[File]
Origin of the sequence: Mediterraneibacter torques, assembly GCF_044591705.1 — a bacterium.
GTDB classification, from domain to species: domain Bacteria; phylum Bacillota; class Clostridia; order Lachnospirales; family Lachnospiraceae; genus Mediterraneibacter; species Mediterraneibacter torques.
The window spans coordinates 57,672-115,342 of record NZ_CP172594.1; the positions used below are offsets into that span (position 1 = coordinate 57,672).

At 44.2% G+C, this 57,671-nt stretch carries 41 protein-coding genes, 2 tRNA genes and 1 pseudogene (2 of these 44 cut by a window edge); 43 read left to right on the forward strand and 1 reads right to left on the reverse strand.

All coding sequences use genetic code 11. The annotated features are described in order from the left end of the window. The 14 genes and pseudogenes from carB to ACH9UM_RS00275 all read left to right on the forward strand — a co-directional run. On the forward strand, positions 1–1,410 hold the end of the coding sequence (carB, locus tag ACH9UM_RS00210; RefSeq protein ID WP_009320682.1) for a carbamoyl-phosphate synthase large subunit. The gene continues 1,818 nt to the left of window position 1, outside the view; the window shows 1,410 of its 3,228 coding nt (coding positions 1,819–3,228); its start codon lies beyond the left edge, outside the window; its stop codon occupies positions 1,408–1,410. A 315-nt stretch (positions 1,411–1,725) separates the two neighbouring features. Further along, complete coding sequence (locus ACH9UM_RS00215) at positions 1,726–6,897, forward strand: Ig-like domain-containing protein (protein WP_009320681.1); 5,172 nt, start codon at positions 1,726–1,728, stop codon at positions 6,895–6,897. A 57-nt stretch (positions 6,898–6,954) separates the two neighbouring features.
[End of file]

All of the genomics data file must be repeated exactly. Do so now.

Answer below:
Origin of the sequence: Mediterraneibacter torques, assembly GCF_044591705.1 — a bacterium.
GTDB classification, from domain to species: domain Bacteria; phylum Bacillota; class Clostridia; order Lachnospirales; family Lachnospiraceae; genus Mediterraneibacter; species Mediterraneibacter torques.
The window spans coordinates 57,672-115,342 of record NZ_CP172594.1; the positions used below are offsets into that span (position 1 = coordinate 57,672).

At 44.2% G+C, this 57,671-nt stretch carries 41 protein-coding genes, 2 tRNA genes and 1 pseudogene (2 of these 44 cut by a window edge); 43 read left to right on the forward strand and 1 reads right to left on the reverse strand.

All coding sequences use genetic code 11. The annotated features are described in order from the left end of the window. The 14 genes and pseudogenes from carB to ACH9UM_RS00275 all read left to right on the forward strand — a co-directional run. On the forward strand, positions 1–1,410 hold the end of the coding sequence (carB, locus tag ACH9UM_RS00210; RefSeq protein ID WP_009320682.1) for a carbamoyl-phosphate synthase large subunit. The gene continues 1,818 nt to the left of window position 1, outside the view; the window shows 1,410 of its 3,228 coding nt (coding positions 1,819–3,228); its start codon lies beyond the left edge, outside the window; its stop codon occupies positions 1,408–1,410. A 315-nt stretch (positions 1,411–1,725) separates the two neighbouring features. Further along, complete coding sequence (locus ACH9UM_RS00215) at positions 1,726–6,897, forward strand: Ig-like domain-containing protein (protein WP_009320681.1); 5,172 nt, start codon at positions 1,726–1,728, stop codon at positions 6,895–6,897. A 57-nt stretch (positions 6,898–6,954) separates the two neighbouring features.